Gillian Rose says, “For ‘love of the neighbour’ is introduced as an act, as configured, as an awareness of the otherness of the other”. My thought here is, compassion and empathy are required, within and beyond borders. We face the pandemic collectively, and that belittles nationalist sentiment. Public health, which holds a broad definition to cover a range of socio-economic remits, brings us together.
Within days, on March 20, Michael Baser, a Public Health postgraduate at King’s College London, and my sister Tess Hewett, based in Mexico, and studying a Global Public Health distance learning masters at London School Hygiene and Tropical Medicine (LSHTM) — responded to the call for action. They proactively opened a WhatsApp group with over thirty of their interested peers. A biologist in Ana Clara Queiroz in Brazil joined that day. That same evening, I wrote to a bioinformatician and expert in neurodiversity, Dr Camilla Pang. Her writing attracted me, with segues between science and art. I explained to her how I observed the present crisis giving way to a paradoxical situation ‘of shared isolation and empathic experience.’ The poetic words of Raines Maria Rilke come alive, as “Now, even for humans, there are only bars and no world behind millions of bars. Once, albeit outside, in the old open that grew around us over millennia, where no engineer had more power than a small animal which feels its dominance of the open.” Rilke’s words spoken aloud, speak to the inkling of flora and fauna freed from its dispassionate caretaker, the human.
“Now, even for humans, there are only bars and no world behind millions of bars. Once, albeit outside, in the old open that grew around us over millennia, where no engineer had more power than a small animal which feels its dominance of the open.” Raines Maria Rilke
Unusually for the developed world, the consequence of the COVID-19 is powerlessness. It has brought a need to limit the ‘normality’ of ‘individual choice.’ Now is a time to take stock, as the early 20th novelist Hermann Broch says, “The personal problem of the individual has become a subject of laughter for the gods, and they are right in their lack of pity. The individual is reduced to nothing, but humanity can stand against the gods and even against Fate”. The response has to be collective to overcome this grave challenge. Possibly, the parallel to empathy may expose the fortunate to an experiential insight into what confinement and limits to agency really mean.? Not in a cell. Nor, confined to camp. But rather positively, this can be an opportunity for people in the Western hemisphere to answer, that is, that material objects are less important than freedom of choice and sense of agency. By contrast, in this worldwide pandemic, both the developed world and the underdeveloped world face the ultimate crisis regarding who lives and who dies. This challenge speaks to an extreme vulnerability that crosses human-made borders. In ‘Necropolitics’ Achille Mbembe, explores the philosophical doctrine of social and political influence to dictate who should live and who should die. He asks the question, page 184, “Does the fission of power represent a chance for the human experience of freedom, or will it lead us to the limit of disjunction?”  His point, re-evaluation to strengthen cooperation is desperately needed. Could this crisis be a catalyst to change, to meet the urgent need to rebuild infrastructure and build collaboration which protects the most vulnerable societies and also individuals?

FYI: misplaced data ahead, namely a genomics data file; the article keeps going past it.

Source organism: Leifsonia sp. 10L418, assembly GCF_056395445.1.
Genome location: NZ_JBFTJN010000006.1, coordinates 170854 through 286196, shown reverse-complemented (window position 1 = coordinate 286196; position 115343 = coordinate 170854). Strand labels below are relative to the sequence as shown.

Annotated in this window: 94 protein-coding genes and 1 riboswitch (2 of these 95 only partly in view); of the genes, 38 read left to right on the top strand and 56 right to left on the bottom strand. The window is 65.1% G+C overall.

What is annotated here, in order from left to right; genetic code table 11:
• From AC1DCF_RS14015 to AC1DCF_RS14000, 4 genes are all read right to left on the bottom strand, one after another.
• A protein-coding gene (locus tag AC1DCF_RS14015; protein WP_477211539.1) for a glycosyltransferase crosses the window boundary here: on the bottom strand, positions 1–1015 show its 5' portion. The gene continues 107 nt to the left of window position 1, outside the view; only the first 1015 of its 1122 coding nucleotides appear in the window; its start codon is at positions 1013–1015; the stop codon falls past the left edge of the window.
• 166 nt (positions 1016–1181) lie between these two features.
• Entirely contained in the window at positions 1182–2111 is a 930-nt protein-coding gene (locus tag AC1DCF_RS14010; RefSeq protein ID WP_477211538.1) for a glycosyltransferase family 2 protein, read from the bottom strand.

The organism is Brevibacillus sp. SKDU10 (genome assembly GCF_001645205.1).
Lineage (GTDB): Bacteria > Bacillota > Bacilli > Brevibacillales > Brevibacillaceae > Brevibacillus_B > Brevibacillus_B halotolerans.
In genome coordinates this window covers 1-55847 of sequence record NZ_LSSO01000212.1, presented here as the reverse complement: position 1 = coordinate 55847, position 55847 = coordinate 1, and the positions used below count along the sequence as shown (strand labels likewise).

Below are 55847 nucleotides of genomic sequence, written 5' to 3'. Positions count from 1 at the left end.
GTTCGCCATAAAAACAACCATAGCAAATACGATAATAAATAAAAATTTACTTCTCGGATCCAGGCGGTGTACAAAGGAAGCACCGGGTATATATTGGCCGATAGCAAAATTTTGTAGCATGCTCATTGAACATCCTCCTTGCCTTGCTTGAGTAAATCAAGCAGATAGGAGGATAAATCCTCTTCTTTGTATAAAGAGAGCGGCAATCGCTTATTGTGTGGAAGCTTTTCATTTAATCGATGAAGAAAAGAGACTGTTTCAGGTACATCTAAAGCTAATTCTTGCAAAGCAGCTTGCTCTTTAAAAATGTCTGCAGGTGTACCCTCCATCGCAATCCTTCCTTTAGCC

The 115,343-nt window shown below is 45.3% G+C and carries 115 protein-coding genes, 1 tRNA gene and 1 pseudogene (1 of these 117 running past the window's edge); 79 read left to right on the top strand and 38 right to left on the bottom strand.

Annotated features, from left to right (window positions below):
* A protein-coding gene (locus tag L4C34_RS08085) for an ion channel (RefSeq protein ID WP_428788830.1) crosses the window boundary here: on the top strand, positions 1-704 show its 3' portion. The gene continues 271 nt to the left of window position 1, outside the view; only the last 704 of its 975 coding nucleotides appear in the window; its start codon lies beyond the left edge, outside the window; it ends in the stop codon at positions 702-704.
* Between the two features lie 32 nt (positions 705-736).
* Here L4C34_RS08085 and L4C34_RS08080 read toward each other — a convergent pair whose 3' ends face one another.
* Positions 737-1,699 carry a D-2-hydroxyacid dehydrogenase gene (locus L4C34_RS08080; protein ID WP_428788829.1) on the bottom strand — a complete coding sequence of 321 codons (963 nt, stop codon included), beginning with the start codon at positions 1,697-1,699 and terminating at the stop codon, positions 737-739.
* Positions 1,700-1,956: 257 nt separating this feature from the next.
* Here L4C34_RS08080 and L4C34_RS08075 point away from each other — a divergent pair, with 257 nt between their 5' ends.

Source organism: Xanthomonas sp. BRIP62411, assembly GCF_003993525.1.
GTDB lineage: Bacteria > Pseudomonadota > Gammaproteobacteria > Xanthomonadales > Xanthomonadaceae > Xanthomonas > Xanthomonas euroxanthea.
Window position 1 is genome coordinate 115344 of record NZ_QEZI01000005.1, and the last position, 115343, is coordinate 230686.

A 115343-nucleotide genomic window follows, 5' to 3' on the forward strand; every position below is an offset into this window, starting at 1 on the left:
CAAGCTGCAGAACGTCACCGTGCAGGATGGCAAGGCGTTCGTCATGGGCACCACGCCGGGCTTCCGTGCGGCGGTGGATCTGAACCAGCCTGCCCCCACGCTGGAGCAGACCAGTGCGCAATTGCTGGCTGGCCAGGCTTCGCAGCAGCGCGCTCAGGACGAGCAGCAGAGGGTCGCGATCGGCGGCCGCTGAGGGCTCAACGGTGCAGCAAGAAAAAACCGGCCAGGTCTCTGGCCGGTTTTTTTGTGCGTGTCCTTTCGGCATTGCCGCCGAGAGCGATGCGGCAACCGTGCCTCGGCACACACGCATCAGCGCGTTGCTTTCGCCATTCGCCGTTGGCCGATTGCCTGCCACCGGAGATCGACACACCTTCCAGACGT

Without evidence, it would be poor judgement to predict that events will change behaviour in the long term. Cohesion across societies to articulate the global need to fill the factor of ignorance and incorporate ethics that build-in, solidarity, empathy, sympathy, and community are required. Nonetheless, questions need answers, healthcare and disaster risk communities amongst others have warned of pandemics. So how and why has this knowledge not manifest into policy? Could one reason be that the gap between specialist knowledge, academia, research, and effective communication with the public remains unbridged? There now seemed more than enough reasons to develop a strategy to implement a collaborative web-based platform.
“Could this crisis be a catalyst to change, to meet the urgent need to rebuild infrastructure and build collaboration which protects the most vulnerable societies and also individuals?”
On March 21, we called for the urgent support from a designer Alec Strobel, someone that strived determinedly to create a professional and trusted branding, he led the way and worked long hours to refine and design dozens of iterations. That same day, I spoke with Olawale Adeniyi, a Project and Growth Manager based in Lagos, he asked me and has consistently since urged, “what’s your next step” and keeps pushing us forward. To get started communication was crucial. On March 22, Misty Liu offered to set up a WeChat account for an audience in China. On March 24, Davina Rajoo-Pillai offered to drive our ambitious social media strategy and has since been conscientiously editing content. That same day, my day-time employers, graciously agreed to provide me with a week’s holiday to put plans into action.